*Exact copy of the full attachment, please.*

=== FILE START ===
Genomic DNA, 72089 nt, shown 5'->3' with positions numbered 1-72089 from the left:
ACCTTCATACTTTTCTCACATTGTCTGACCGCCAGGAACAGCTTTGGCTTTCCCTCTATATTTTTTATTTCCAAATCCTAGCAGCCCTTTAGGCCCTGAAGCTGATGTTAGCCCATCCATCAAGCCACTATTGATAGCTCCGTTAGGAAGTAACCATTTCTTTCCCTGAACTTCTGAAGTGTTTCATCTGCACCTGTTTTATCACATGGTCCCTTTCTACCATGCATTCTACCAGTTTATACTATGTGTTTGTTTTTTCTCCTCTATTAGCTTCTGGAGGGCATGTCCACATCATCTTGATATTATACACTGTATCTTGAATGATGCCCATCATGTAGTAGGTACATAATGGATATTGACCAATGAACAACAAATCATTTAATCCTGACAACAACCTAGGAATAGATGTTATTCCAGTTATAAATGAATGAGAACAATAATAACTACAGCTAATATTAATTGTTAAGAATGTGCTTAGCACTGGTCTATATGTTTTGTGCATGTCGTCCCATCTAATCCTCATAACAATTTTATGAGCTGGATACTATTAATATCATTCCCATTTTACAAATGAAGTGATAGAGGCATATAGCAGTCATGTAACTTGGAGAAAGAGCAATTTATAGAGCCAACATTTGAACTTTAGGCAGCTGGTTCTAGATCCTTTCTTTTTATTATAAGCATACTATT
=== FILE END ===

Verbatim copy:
Genomic DNA, 72089 nt, shown 5'->3' with positions numbered 1-72089 from the left:
ACCTTCATACTTTTCTCACATTGTCTGACCGCCAGGAACAGCTTTGGCTTTCCCTCTATATTTTTTATTTCCAAATCCTAGCAGCCCTTTAGGCCCTGAAGCTGATGTTAGCCCATCCATCAAGCCACTATTGATAGCTCCGTTAGGAAGTAACCATTTCTTTCCCTGAACTTCTGAAGTGTTTCATCTGCACCTGTTTTATCACATGGTCCCTTTCTACCATGCATTCTACCAGTTTATACTATGTGTTTGTTTTTTCTCCTCTATTAGCTTCTGGAGGGCATGTCCACATCATCTTGATATTATACACTGTATCTTGAATGATGCCCATCATGTAGTAGGTACATAATGGATATTGACCAATGAACAACAAATCATTTAATCCTGACAACAACCTAGGAATAGATGTTATTCCAGTTATAAATGAATGAGAACAATAATAACTACAGCTAATATTAATTGTTAAGAATGTGCTTAGCACTGGTCTATATGTTTTGTGCATGTCGTCCCATCTAATCCTCATAACAATTTTATGAGCTGGATACTATTAATATCATTCCCATTTTACAAATGAAGTGATAGAGGCATATAGCAGTCATGTAACTTGGAGAAAGAGCAATTTATAGAGCCAACATTTGAACTTTAGGCAGCTGGTTCTAGATCCTTTCTTTTTATTATAAGCATACTATT